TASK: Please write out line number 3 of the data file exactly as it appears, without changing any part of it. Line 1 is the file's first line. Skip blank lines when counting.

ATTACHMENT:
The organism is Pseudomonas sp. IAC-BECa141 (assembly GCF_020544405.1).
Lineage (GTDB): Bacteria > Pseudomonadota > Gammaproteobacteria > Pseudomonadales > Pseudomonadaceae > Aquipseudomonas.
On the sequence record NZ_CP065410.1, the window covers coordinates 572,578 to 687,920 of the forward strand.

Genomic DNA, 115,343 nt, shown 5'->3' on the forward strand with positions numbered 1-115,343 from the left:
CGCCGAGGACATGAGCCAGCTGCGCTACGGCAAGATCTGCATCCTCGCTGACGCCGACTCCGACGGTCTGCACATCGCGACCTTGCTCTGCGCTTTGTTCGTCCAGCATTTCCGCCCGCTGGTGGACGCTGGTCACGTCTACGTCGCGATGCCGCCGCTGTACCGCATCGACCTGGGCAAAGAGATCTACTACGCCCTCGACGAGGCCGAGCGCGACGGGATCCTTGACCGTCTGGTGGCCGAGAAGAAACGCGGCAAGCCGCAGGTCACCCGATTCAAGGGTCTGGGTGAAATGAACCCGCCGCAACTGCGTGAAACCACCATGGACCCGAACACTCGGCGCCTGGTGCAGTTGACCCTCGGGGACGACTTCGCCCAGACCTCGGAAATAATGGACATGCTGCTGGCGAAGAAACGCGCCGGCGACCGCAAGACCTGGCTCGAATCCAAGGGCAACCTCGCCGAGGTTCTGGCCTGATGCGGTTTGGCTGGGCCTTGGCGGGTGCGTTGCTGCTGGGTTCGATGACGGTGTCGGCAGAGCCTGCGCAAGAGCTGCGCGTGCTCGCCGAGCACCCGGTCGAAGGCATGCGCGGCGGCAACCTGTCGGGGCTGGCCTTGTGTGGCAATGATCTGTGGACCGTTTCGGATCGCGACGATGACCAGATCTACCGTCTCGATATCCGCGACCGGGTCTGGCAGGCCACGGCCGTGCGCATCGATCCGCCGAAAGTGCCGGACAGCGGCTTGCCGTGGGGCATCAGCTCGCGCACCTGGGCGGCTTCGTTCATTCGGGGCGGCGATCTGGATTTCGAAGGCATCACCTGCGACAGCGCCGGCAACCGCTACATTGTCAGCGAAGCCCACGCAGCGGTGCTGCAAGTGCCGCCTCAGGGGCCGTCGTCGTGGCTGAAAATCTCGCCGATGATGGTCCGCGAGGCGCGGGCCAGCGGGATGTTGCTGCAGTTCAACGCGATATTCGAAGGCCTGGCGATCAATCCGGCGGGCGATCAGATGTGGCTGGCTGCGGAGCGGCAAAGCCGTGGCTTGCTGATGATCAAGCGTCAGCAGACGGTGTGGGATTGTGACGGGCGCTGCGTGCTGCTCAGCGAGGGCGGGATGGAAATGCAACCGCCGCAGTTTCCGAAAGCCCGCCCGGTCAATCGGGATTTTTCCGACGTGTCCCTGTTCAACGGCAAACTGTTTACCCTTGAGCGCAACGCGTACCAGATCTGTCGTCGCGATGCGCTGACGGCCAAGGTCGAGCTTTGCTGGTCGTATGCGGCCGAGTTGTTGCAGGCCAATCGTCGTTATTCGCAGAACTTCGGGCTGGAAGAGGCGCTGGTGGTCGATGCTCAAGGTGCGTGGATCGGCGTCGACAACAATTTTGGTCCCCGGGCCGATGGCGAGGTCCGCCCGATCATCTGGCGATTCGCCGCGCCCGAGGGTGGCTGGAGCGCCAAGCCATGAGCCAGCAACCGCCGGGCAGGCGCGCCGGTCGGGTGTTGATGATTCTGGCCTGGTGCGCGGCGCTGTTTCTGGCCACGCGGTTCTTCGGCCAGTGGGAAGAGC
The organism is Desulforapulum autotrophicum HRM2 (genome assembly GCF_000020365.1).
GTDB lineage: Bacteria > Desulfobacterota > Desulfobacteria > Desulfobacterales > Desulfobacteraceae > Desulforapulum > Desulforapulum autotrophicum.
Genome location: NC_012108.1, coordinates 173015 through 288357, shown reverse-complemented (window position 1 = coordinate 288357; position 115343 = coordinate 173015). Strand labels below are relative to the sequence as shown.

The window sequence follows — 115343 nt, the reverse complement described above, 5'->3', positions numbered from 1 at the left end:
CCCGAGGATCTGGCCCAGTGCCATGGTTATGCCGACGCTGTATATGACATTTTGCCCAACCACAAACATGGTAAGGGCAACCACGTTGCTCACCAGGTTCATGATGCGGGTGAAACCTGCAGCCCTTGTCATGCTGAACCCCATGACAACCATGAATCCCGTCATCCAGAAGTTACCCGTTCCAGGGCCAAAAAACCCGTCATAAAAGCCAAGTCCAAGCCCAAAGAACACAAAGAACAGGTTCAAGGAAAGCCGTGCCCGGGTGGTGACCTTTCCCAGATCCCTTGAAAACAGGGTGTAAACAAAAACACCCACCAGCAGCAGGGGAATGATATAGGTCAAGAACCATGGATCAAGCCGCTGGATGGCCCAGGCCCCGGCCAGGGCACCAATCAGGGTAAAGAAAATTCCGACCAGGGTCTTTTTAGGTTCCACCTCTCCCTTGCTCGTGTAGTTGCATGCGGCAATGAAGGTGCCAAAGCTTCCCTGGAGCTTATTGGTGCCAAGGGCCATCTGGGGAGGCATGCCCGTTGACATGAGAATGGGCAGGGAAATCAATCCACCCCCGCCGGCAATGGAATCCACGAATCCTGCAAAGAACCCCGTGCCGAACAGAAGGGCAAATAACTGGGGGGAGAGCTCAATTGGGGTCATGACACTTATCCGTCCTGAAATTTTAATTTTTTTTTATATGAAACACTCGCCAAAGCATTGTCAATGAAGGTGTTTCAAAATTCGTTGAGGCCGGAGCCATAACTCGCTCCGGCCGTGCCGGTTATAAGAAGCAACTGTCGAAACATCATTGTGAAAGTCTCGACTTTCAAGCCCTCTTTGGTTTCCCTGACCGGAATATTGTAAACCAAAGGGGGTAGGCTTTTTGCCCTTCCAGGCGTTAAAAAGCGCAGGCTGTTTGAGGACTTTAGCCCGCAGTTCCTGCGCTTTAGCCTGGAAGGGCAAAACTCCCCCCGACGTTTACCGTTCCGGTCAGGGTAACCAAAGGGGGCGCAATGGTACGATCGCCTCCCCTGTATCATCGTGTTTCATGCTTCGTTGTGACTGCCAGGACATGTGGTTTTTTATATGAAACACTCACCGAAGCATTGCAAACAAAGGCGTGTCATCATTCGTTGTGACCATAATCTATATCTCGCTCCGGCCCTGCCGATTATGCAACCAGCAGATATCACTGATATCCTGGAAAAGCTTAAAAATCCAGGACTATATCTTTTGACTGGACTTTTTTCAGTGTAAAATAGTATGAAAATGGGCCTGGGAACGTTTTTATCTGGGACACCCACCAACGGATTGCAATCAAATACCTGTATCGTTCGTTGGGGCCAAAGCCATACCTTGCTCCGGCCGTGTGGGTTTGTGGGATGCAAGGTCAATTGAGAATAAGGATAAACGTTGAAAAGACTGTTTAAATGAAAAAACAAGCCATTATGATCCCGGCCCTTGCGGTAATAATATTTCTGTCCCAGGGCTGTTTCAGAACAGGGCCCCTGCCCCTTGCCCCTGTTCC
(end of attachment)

On the sequence record NZ_CP065410.1, the window covers coordinates 572,578 to 687,920 of the forward strand.